Michael Fassbender’s David was an ambivalent character from the moment he was introduced. The “Lawrence of Arabia” obsessed android, reciting lines like Peter O’Toole became the translator and conduit to the engineers that they awaken in “Prometheus.” At the conclusion of the film, it’s unclear why they would want to destroy what they created; so much so that Shaw is compelled to seek out answers. What we don’t understand is perhaps what humanity has awakened, is the reason for their creators to fear us; artificial intelligence. To slight the engineers, David re-engineers their weaponry to a level of sophistication that it’s all but unstoppable; a Xenomorph. The changes echo and reverberate through the canon in such fascinating ways. One can even take a moment to rethink the motivations of “Mother” and Ash (Ian Holm) in the original film.
The “Alien” franchise was also deeply rooted in class conflict. “Alien,” saw division between those in command of the ship and the grunts being compensated for the work that they were doing. “Aliens,” a reflection Vietnam film, as it did in every way in the original film, amplified that the grunts were the front line for corporate interest. Ripley was the bridge between that divide. “Alien: Covenant” presents a return to those voices with characters like Daniels (Waterston) and Tennessee (Danny McBride), when the last crew felt like first class, this is steerage.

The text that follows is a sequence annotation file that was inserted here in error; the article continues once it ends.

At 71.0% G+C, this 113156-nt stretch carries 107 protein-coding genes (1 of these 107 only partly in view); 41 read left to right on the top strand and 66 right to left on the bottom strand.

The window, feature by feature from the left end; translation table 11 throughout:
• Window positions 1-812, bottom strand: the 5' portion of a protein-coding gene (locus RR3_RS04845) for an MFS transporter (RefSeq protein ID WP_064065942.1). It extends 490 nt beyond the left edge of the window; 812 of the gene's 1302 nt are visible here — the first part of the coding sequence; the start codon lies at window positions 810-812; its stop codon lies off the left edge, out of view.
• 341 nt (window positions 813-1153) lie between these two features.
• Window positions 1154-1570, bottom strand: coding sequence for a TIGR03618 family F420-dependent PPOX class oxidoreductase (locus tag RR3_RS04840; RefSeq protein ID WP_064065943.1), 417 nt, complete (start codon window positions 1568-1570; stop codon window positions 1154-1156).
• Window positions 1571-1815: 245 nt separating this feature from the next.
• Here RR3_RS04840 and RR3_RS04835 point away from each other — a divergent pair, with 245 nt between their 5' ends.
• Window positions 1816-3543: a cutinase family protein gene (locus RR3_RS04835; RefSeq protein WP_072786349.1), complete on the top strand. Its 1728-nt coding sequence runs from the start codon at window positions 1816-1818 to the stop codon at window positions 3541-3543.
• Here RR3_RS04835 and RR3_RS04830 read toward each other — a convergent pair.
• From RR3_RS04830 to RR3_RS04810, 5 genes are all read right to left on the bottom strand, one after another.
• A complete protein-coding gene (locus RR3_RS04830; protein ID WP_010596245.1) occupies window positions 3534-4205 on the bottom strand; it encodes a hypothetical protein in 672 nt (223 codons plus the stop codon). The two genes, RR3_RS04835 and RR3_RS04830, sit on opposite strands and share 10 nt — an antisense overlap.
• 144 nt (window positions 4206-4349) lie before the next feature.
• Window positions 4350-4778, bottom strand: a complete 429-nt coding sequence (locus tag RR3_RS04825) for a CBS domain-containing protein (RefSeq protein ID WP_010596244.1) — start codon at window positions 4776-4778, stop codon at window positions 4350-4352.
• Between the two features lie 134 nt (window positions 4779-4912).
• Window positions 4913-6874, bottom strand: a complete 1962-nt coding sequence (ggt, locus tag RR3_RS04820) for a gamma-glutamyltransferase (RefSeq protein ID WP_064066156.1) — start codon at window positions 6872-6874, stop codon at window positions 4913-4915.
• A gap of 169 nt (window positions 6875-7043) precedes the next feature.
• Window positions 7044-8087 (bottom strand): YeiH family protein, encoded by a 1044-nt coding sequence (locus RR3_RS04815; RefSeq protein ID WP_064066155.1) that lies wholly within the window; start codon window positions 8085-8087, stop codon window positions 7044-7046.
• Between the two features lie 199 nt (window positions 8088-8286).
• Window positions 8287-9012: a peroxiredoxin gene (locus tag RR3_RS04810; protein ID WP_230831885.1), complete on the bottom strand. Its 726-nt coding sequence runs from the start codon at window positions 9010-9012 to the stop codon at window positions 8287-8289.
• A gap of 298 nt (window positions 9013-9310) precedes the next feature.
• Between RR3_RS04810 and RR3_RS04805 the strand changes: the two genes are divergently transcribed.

Scott’s vision has not diminished in any way. “Covenant” pairs stunning natural imagery, tactile beautiful sets for ships and caverns on the planet; integrated with wholly digital. “Covenant” is brutally horrific and unafraid to see the characters undone in panic.
Katherine Waterston is the gateway to the film. Much like Ripley, she’s a character aware of the ego that’s driving decisions and casts a skeptical gaze and a pragmatic voice amidst the chaos. McBride is the surprise turn as Tennessee. He brings such a no nonsense likability and relatable nature to the role that you can’t help but be drawn in.
There’s been a lot of talk about Fassbender’s turn as both David / Walter - not because he doesn’t deliver a solid performance - but because he’s forced to appraise and interact with himself. David is much more enamoured with the artificial perfection in that he wants to lure Walter away from the humans he serves with affection. Billy Crudup’s Oram is one who looks at hierarchy as a means to respect; but like a whole host of great supporting cast members like Demián Bichir, Carmen Ejogo, Jussie Smollett, Amy Seimetz and Benjamin Ribgy (to name a few); must lay all of his character cards on the table quickly before he’s consumed or face raped and force to host a chest exploding killing machine.
“Alien: Covenant” is an amazing response to “Prometheus”; expanding the Alien universe into new and abject horizons.
Blake Howard is a writer, a podcaster, the editor-in-chief & co-founder of Australian film blog Graffiti With Punctuation. Beginning his criticism APPRENTICESHIP as co-host of That Movie Show 2UE, Blake is now a member of the prestigious Online Film Critic Society, sways the Tomato Meter with Rotten Tomatoes approved reviews. See his articulated words and shrieks (mostly) here at Graffitiwithpunctuation.com and with DarkHorizons.com & 2SER Sydney weekly on Gaggle of Geeks.